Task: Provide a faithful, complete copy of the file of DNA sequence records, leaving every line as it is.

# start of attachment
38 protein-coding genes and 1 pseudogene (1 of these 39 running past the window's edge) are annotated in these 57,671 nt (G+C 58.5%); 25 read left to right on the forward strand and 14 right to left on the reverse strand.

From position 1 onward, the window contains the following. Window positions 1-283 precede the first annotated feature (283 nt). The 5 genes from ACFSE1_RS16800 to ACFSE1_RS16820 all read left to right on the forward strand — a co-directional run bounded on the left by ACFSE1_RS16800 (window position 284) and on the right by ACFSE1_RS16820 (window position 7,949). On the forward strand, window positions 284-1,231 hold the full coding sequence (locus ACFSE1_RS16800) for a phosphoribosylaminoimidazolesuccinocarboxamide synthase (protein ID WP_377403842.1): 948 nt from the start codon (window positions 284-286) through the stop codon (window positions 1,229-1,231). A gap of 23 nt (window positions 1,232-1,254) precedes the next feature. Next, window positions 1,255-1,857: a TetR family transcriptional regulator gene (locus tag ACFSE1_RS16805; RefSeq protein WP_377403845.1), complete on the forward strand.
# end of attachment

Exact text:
38 protein-coding genes and 1 pseudogene (1 of these 39 running past the window's edge) are annotated in these 57,671 nt (G+C 58.5%); 25 read left to right on the forward strand and 14 right to left on the reverse strand.

From position 1 onward, the window contains the following. Window positions 1-283 precede the first annotated feature (283 nt). The 5 genes from ACFSE1_RS16800 to ACFSE1_RS16820 all read left to right on the forward strand — a co-directional run bounded on the left by ACFSE1_RS16800 (window position 284) and on the right by ACFSE1_RS16820 (window position 7,949). On the forward strand, window positions 284-1,231 hold the full coding sequence (locus ACFSE1_RS16800) for a phosphoribosylaminoimidazolesuccinocarboxamide synthase (protein ID WP_377403842.1): 948 nt from the start codon (window positions 284-286) through the stop codon (window positions 1,229-1,231). A gap of 23 nt (window positions 1,232-1,254) precedes the next feature. Next, window positions 1,255-1,857: a TetR family transcriptional regulator gene (locus tag ACFSE1_RS16805; RefSeq protein WP_377403845.1), complete on the forward strand.